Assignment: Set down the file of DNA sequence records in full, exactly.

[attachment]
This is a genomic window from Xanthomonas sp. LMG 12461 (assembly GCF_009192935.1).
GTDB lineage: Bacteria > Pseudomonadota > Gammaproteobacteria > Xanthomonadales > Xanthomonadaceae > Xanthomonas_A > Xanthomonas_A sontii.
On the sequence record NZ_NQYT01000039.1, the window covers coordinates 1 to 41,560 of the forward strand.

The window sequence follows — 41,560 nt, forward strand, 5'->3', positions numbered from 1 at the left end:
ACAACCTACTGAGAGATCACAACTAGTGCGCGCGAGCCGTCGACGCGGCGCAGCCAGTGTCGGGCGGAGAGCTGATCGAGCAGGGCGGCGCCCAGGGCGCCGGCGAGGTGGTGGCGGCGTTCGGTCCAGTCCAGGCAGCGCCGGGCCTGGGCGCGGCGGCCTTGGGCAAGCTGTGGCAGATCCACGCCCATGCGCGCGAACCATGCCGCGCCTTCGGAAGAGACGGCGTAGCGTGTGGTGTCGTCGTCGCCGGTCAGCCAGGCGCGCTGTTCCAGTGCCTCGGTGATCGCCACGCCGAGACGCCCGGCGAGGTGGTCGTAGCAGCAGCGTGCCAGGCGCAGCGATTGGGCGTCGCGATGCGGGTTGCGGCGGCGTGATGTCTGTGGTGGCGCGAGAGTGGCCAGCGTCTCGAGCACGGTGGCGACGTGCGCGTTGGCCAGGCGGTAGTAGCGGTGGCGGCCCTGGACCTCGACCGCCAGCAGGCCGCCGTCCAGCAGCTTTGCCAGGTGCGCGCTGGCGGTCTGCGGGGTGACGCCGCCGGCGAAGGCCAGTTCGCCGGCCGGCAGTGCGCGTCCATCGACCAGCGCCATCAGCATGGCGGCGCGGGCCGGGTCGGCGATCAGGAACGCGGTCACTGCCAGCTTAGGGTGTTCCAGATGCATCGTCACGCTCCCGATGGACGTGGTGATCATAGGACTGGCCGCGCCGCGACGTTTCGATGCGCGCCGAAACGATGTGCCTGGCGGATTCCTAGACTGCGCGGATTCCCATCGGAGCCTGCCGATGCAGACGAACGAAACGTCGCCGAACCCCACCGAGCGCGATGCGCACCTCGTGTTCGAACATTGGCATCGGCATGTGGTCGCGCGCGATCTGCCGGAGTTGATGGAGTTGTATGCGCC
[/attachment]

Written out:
This is a genomic window from Xanthomonas sp. LMG 12461 (assembly GCF_009192935.1).
GTDB lineage: Bacteria > Pseudomonadota > Gammaproteobacteria > Xanthomonadales > Xanthomonadaceae > Xanthomonas_A > Xanthomonas_A sontii.
On the sequence record NZ_NQYT01000039.1, the window covers coordinates 1 to 41,560 of the forward strand.

The window sequence follows — 41,560 nt, forward strand, 5'->3', positions numbered from 1 at the left end:
ACAACCTACTGAGAGATCACAACTAGTGCGCGCGAGCCGTCGACGCGGCGCAGCCAGTGTCGGGCGGAGAGCTGATCGAGCAGGGCGGCGCCCAGGGCGCCGGCGAGGTGGTGGCGGCGTTCGGTCCAGTCCAGGCAGCGCCGGGCCTGGGCGCGGCGGCCTTGGGCAAGCTGTGGCAGATCCACGCCCATGCGCGCGAACCATGCCGCGCCTTCGGAAGAGACGGCGTAGCGTGTGGTGTCGTCGTCGCCGGTCAGCCAGGCGCGCTGTTCCAGTGCCTCGGTGATCGCCACGCCGAGACGCCCGGCGAGGTGGTCGTAGCAGCAGCGTGCCAGGCGCAGCGATTGGGCGTCGCGATGCGGGTTGCGGCGGCGTGATGTCTGTGGTGGCGCGAGAGTGGCCAGCGTCTCGAGCACGGTGGCGACGTGCGCGTTGGCCAGGCGGTAGTAGCGGTGGCGGCCCTGGACCTCGACCGCCAGCAGGCCGCCGTCCAGCAGCTTTGCCAGGTGCGCGCTGGCGGTCTGCGGGGTGACGCCGCCGGCGAAGGCCAGTTCGCCGGCCGGCAGTGCGCGTCCATCGACCAGCGCCATCAGCATGGCGGCGCGGGCCGGGTCGGCGATCAGGAACGCGGTCACTGCCAGCTTAGGGTGTTCCAGATGCATCGTCACGCTCCCGATGGACGTGGTGATCATAGGACTGGCCGCGCCGCGACGTTTCGATGCGCGCCGAAACGATGTGCCTGGCGGATTCCTAGACTGCGCGGATTCCCATCGGAGCCTGCCGATGCAGACGAACGAAACGTCGCCGAACCCCACCGAGCGCGATGCGCACCTCGTGTTCGAACATTGGCATCGGCATGTGGTCGCGCGCGATCTGCCGGAGTTGATGGAGTTGTATGCGCC